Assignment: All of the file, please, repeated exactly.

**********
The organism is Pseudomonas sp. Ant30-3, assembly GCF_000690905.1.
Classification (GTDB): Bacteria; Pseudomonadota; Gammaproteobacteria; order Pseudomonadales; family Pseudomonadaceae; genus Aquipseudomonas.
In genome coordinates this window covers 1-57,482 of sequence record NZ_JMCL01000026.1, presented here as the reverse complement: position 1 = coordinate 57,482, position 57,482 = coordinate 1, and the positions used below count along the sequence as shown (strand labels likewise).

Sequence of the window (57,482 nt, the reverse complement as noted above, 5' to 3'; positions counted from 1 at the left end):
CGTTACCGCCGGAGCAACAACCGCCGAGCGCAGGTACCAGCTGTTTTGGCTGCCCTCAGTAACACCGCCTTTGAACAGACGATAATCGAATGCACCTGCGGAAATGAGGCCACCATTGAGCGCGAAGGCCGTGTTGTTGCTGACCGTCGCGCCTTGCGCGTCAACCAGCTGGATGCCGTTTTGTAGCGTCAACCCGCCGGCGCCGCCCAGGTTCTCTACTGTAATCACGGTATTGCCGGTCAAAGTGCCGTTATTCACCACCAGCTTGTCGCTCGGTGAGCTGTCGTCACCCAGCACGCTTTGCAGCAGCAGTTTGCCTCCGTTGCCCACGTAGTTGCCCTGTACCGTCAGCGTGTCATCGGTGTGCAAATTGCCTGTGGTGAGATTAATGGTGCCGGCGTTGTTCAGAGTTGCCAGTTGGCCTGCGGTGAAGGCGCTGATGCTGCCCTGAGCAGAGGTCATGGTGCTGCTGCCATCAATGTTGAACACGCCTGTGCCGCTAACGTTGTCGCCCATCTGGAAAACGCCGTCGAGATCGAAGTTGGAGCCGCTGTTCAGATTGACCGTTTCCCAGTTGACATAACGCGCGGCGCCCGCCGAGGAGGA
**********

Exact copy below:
The organism is Pseudomonas sp. Ant30-3, assembly GCF_000690905.1.
Classification (GTDB): Bacteria; Pseudomonadota; Gammaproteobacteria; order Pseudomonadales; family Pseudomonadaceae; genus Aquipseudomonas.
In genome coordinates this window covers 1-57,482 of sequence record NZ_JMCL01000026.1, presented here as the reverse complement: position 1 = coordinate 57,482, position 57,482 = coordinate 1, and the positions used below count along the sequence as shown (strand labels likewise).

Sequence of the window (57,482 nt, the reverse complement as noted above, 5' to 3'; positions counted from 1 at the left end):
CGTTACCGCCGGAGCAACAACCGCCGAGCGCAGGTACCAGCTGTTTTGGCTGCCCTCAGTAACACCGCCTTTGAACAGACGATAATCGAATGCACCTGCGGAAATGAGGCCACCATTGAGCGCGAAGGCCGTGTTGTTGCTGACCGTCGCGCCTTGCGCGTCAACCAGCTGGATGCCGTTTTGTAGCGTCAACCCGCCGGCGCCGCCCAGGTTCTCTACTGTAATCACGGTATTGCCGGTCAAAGTGCCGTTATTCACCACCAGCTTGTCGCTCGGTGAGCTGTCGTCACCCAGCACGCTTTGCAGCAGCAGTTTGCCTCCGTTGCCCACGTAGTTGCCCTGTACCGTCAGCGTGTCATCGGTGTGCAAATTGCCTGTGGTGAGATTAATGGTGCCGGCGTTGTTCAGAGTTGCCAGTTGGCCTGCGGTGAAGGCGCTGATGCTGCCCTGAGCAGAGGTCATGGTGCTGCTGCCATCAATGTTGAACACGCCTGTGCCGCTAACGTTGTCGCCCATCTGGAAAACGCCGTCGAGATCGAAGTTGGAGCCGCTGTTCAGATTGACCGTTTCCCAGTTGACATAACGCGCGGCGCCCGCCGAGGAGGA